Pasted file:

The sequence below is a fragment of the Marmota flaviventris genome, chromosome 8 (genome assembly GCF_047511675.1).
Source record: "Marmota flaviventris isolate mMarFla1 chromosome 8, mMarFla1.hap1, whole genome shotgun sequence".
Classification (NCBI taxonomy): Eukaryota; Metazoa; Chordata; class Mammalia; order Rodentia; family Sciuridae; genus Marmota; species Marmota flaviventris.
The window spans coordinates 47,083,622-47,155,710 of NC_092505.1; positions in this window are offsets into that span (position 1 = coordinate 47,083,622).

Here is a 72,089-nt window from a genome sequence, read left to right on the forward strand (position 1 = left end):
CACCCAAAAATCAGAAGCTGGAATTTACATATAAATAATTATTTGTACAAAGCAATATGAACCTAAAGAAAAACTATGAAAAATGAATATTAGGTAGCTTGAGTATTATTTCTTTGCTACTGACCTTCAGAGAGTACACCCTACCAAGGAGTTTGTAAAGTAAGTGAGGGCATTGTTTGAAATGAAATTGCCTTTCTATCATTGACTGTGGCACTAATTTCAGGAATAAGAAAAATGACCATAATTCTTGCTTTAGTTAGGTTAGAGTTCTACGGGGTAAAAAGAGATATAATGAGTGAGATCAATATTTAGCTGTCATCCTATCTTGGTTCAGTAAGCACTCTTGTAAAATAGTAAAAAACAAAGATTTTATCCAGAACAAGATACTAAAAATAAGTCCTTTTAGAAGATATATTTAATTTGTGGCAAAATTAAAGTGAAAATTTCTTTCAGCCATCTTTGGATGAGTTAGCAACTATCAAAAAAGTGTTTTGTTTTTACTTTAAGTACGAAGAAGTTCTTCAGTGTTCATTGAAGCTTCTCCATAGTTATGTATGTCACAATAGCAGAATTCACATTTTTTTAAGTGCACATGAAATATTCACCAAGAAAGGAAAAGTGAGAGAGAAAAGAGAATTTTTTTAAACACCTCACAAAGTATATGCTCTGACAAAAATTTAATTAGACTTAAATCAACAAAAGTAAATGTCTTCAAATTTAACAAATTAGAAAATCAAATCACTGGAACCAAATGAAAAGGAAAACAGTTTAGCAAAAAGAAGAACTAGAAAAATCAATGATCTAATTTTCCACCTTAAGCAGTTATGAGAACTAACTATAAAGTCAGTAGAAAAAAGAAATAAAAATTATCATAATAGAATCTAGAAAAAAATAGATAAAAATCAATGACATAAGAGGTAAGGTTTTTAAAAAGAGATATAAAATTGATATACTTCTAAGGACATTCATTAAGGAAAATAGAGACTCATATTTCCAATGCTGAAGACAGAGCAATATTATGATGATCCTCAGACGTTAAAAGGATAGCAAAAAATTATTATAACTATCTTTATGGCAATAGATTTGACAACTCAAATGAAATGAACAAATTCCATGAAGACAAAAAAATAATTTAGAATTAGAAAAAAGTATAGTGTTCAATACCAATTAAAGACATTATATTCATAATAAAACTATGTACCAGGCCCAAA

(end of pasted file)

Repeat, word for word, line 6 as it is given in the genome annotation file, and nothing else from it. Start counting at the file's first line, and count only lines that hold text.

CACCCAAAAATCAGAAGCTGGAATTTACATATAAATAATTATTTGTACAAAGCAATATGAACCTAAAGAAAAACTATGAAAAATGAATATTAGGTAGCTTGAGTATTATTTCTTTGCTACTGACCTTCAGAGAGTACACCCTACCAAGGAGTTTGTAAAGTAAGTGAGGGCATTGTTTGAAATGAAATTGCCTTTCTATCATTGACTGTGGCACTAATTTCAGGAATAAGAAAAATGACCATAATTCTTGCTTTAGTTAGGTTAGAGTTCTACGGGGTAAAAAGAGATATAATGAGTGAGATCAATATTTAGCTGTCATCCTATCTTGGTTCAGTAAGCACTCTTGTAAAATAGTAAAAAACAAAGATTTTATCCAGAACAAGATACTAAAAATAAGTCCTTTTAGAAGATATATTTAATTTGTGGCAAAATTAAAGTGAAAATTTCTTTCAGCCATCTTTGGATGAGTTAGCAACTATCAAAAAAGTGTTTTGTTTTTACTTTAAGTACGAAGAAGTTCTTCAGTGTTCATTGAAGCTTCTCCATAGTTATGTATGTCACAATAGCAGAATTCACATTTTTTTAAGTGCACATGAAATATTCACCAAGAAAGGAAAAGTGAGAGAGAAAAGAGAATTTTTTTAAACACCTCACAAAGTATATGCTCTGACAAAAATTTAATTAGACTTAAATCAACAAAAGTAAATGTCTTCAAATTTAACAAATTAGAAAATCAAATCACTGGAACCAAATGAAAAGGAAAACAGTTTAGCAAAAAGAAGAACTAGAAAAATCAATGATCTAATTTTCCACCTTAAGCAGTTATGAGAACTAACTATAAAGTCAGTAGAAAAAAGAAATAAAAATTATCATAATAGAATCTAGAAAAAAATAGATAAAAATCAATGACATAAGAGGTAAGGTTTTTAAAAAGAGATATAAAATTGATATACTTCTAAGGACATTCATTAAGGAAAATAGAGACTCATATTTCCAATGCTGAAGACAGAGCAATATTATGATGATCCTCAGACGTTAAAAGGATAGCAAAAAATTATTATAACTATCTTTATGGCAATAGATTTGACAACTCAAATGAAATGAACAAATTCCATGAAGACAAAAAAATAATTTAGAATTAGAAAAAAGTATAGTGTTCAATACCAATTAAAGACATTATATTCATAATAAAACTATGTACCAGGCCCAAA